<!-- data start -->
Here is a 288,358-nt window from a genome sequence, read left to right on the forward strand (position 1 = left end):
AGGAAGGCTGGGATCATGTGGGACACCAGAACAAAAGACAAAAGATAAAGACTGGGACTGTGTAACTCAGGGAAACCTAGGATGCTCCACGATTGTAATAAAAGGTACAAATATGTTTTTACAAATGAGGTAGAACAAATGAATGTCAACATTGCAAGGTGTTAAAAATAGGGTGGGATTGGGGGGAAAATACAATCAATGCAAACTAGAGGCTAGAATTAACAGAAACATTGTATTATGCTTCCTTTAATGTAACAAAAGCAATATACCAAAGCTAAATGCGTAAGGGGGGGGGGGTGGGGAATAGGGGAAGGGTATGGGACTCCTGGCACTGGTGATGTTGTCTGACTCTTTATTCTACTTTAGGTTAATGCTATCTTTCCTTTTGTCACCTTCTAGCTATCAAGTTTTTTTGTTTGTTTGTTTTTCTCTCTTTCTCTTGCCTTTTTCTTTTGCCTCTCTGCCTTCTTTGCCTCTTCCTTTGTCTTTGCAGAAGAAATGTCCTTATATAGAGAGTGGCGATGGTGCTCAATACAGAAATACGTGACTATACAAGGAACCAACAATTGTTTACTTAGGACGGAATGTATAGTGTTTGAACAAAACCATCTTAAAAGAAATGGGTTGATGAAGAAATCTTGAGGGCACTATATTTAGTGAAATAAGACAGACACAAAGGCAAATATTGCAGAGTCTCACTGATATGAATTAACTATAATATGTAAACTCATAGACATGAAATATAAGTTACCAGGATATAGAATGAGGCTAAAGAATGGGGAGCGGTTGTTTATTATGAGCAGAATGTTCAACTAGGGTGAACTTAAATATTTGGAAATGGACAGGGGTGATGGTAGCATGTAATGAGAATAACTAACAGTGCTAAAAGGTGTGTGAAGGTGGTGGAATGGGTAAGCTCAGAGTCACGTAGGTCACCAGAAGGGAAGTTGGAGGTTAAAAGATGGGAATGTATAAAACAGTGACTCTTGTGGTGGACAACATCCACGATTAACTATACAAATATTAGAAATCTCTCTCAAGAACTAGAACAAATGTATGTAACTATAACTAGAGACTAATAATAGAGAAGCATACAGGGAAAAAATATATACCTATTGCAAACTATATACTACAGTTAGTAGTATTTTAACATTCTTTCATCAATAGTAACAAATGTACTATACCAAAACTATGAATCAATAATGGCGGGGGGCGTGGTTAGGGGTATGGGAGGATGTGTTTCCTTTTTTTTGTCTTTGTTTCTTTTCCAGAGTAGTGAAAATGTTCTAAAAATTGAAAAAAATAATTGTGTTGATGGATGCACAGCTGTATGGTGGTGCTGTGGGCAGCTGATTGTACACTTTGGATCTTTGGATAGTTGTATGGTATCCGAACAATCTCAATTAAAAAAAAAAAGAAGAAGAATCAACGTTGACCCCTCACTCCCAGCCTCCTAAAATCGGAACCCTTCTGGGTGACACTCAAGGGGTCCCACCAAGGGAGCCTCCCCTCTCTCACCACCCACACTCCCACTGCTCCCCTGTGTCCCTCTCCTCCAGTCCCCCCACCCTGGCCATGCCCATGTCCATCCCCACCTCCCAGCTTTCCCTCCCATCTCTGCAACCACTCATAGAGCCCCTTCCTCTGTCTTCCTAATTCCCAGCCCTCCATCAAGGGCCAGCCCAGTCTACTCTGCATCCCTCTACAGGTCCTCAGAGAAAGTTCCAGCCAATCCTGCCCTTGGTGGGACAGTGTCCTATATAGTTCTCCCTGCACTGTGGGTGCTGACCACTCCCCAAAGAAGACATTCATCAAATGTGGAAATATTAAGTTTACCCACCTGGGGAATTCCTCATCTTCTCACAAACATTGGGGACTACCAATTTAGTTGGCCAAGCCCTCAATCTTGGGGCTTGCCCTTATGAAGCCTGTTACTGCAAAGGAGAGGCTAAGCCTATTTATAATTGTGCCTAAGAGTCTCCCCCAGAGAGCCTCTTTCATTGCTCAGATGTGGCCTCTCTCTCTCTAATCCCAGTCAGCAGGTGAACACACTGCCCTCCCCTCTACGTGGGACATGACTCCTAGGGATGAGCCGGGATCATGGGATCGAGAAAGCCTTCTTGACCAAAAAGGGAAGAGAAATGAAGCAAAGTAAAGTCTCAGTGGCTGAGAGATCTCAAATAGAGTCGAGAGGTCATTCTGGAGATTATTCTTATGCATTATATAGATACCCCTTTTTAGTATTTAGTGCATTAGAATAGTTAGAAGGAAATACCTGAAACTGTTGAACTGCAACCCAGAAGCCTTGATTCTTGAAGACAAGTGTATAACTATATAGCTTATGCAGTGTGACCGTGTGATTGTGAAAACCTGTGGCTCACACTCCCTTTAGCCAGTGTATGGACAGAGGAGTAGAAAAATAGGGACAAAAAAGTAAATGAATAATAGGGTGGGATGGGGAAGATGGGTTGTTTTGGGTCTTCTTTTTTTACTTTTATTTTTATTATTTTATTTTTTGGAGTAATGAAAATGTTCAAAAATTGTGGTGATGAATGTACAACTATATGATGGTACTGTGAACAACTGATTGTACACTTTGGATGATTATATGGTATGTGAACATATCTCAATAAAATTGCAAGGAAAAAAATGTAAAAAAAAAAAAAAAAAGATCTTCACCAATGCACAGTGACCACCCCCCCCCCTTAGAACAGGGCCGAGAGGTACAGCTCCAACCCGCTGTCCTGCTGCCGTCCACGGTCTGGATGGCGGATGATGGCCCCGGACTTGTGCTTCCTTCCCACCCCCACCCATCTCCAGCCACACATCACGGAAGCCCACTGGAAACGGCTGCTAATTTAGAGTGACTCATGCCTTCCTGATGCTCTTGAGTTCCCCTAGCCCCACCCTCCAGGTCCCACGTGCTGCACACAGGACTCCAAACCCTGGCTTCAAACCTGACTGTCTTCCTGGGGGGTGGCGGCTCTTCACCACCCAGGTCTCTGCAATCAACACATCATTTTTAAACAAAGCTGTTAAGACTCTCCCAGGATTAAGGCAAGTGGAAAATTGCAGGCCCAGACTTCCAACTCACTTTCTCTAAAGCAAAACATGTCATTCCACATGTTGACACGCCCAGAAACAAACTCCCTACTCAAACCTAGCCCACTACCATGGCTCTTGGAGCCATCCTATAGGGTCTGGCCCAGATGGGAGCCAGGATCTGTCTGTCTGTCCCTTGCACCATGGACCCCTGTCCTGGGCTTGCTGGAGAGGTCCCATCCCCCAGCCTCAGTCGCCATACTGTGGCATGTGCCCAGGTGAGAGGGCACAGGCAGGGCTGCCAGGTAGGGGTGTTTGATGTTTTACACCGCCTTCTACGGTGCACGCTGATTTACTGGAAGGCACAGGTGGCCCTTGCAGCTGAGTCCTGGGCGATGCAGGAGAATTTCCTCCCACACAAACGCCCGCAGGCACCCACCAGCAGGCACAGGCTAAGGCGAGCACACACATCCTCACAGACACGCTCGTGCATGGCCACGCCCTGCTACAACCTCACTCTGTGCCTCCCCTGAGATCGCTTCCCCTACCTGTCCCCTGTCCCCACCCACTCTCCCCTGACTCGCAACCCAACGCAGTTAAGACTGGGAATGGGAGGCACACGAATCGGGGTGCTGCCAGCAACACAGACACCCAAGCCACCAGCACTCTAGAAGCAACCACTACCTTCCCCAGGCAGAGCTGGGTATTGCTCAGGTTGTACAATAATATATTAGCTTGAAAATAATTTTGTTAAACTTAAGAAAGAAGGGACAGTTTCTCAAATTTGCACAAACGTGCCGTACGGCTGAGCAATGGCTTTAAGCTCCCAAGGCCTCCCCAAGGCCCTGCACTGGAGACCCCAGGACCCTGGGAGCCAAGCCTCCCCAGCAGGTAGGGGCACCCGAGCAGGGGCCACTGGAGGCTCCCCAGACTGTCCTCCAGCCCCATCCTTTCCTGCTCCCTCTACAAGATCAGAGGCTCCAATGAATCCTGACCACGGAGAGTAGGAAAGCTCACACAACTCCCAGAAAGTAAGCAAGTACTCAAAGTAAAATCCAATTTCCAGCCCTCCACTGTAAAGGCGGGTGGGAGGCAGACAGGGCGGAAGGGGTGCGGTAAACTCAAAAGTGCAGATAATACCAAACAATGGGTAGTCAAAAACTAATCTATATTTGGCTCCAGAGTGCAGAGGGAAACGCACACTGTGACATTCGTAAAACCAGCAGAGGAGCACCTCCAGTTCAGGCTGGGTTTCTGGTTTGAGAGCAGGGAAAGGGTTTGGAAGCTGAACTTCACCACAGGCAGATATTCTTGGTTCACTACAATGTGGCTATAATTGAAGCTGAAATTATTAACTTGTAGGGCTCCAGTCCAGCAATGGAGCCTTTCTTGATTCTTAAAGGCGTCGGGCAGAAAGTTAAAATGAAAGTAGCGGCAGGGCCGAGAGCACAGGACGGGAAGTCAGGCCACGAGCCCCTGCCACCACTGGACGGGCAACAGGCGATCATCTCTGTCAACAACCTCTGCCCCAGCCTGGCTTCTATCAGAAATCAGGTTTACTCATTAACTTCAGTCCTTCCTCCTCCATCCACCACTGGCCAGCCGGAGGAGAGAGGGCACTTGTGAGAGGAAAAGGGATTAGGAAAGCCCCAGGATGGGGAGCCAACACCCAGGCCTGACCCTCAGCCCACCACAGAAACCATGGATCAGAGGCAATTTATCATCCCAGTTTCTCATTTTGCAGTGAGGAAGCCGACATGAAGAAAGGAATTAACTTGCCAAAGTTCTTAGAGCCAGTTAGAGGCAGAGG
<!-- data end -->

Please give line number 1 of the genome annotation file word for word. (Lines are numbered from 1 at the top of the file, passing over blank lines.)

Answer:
Here is a 288,358-nt window from a genome sequence, read left to right on the forward strand (position 1 = left end):